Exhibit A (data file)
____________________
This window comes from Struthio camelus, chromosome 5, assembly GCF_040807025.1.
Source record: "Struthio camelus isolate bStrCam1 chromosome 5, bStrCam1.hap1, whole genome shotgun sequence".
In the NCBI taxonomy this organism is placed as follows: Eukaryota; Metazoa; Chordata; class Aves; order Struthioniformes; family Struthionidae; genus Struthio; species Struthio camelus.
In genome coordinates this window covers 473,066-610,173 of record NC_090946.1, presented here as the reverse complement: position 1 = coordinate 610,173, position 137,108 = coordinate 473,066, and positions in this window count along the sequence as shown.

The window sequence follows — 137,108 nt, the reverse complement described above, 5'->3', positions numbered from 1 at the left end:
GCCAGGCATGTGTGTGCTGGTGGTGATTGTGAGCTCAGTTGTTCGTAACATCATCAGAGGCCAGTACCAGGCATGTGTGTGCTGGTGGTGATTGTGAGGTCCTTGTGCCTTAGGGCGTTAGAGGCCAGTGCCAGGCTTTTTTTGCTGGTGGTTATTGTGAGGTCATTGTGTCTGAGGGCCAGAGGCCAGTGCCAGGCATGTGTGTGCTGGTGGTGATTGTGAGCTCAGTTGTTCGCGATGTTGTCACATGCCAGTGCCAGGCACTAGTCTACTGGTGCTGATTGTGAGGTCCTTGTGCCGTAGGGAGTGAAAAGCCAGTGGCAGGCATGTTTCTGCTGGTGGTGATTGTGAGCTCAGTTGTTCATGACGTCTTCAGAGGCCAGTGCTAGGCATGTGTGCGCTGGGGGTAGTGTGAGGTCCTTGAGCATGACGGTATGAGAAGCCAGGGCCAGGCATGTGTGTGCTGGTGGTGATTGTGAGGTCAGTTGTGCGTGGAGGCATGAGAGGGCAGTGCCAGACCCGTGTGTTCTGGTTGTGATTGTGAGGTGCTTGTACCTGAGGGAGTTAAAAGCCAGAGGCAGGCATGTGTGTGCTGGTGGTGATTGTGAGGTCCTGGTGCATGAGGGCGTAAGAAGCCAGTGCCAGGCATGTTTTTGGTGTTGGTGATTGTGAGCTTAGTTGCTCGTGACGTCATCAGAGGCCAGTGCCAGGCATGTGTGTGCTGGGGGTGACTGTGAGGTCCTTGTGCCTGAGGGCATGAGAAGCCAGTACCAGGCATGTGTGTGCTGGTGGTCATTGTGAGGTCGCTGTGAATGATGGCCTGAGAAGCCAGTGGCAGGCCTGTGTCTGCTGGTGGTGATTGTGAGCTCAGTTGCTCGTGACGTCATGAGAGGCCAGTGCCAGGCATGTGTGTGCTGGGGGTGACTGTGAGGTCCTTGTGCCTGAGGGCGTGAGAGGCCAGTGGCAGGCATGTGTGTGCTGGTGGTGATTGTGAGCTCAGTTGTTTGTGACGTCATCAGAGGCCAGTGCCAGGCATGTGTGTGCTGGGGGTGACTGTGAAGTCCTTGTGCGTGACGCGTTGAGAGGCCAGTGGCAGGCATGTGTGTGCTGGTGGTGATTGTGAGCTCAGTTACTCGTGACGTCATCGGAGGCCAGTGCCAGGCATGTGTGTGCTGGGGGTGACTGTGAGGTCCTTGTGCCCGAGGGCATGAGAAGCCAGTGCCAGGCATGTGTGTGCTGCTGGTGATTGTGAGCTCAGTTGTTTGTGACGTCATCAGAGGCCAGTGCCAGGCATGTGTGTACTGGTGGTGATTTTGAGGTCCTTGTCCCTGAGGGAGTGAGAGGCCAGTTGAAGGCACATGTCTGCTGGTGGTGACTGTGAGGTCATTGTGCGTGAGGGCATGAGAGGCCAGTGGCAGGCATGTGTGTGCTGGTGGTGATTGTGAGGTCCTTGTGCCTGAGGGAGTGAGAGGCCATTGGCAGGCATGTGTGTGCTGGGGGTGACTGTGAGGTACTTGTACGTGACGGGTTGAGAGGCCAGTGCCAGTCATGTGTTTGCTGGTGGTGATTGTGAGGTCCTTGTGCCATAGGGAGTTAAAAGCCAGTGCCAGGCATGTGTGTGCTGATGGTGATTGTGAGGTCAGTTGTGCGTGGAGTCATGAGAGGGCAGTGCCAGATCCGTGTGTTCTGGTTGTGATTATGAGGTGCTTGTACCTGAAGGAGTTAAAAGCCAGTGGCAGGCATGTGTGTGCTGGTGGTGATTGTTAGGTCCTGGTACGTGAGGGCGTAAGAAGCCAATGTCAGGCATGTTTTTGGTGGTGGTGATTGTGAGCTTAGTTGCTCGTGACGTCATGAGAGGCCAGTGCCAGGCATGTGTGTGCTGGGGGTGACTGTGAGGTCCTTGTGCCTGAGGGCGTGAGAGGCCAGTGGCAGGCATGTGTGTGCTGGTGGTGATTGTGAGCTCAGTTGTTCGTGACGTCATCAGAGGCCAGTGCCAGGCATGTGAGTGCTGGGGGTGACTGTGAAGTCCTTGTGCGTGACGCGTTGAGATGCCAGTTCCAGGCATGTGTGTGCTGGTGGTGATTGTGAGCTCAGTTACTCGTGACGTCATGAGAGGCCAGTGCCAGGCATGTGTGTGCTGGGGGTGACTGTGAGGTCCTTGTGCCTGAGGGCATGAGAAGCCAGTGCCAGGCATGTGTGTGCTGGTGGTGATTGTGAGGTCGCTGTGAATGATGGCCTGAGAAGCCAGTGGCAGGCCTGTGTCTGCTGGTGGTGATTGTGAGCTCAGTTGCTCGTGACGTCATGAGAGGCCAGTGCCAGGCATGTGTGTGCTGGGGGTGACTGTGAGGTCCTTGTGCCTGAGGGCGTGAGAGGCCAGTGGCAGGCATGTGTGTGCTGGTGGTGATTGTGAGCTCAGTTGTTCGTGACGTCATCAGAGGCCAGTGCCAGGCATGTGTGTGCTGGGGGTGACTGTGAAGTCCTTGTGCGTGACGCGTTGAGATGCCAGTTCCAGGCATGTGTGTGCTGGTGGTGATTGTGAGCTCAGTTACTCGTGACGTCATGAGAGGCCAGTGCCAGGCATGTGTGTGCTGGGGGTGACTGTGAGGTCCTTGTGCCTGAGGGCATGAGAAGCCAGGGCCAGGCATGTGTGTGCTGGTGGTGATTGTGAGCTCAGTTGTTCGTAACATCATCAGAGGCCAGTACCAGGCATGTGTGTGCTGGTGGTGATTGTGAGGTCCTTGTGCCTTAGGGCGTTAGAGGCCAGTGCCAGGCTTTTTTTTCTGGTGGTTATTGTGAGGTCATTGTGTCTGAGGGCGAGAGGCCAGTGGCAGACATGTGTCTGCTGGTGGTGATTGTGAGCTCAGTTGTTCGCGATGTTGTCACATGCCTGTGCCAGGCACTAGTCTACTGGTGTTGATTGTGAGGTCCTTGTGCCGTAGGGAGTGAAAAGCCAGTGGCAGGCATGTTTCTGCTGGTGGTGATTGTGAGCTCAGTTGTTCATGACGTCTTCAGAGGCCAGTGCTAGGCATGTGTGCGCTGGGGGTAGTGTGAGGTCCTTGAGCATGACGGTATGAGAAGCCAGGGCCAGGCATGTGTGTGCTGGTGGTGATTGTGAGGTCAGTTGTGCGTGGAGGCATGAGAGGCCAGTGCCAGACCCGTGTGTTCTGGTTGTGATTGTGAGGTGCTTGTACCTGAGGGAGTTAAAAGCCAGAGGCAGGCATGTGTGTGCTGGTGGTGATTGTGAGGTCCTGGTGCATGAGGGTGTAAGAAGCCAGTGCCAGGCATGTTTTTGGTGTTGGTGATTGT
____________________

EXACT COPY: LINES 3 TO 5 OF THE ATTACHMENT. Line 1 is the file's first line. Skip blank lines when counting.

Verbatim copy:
In the NCBI taxonomy this organism is placed as follows: Eukaryota; Metazoa; Chordata; class Aves; order Struthioniformes; family Struthionidae; genus Struthio; species Struthio camelus.
In genome coordinates this window covers 473,066-610,173 of record NC_090946.1, presented here as the reverse complement: position 1 = coordinate 610,173, position 137,108 = coordinate 473,066, and positions in this window count along the sequence as shown.

The window sequence follows — 137,108 nt, the reverse complement described above, 5'->3', positions numbered from 1 at the left end: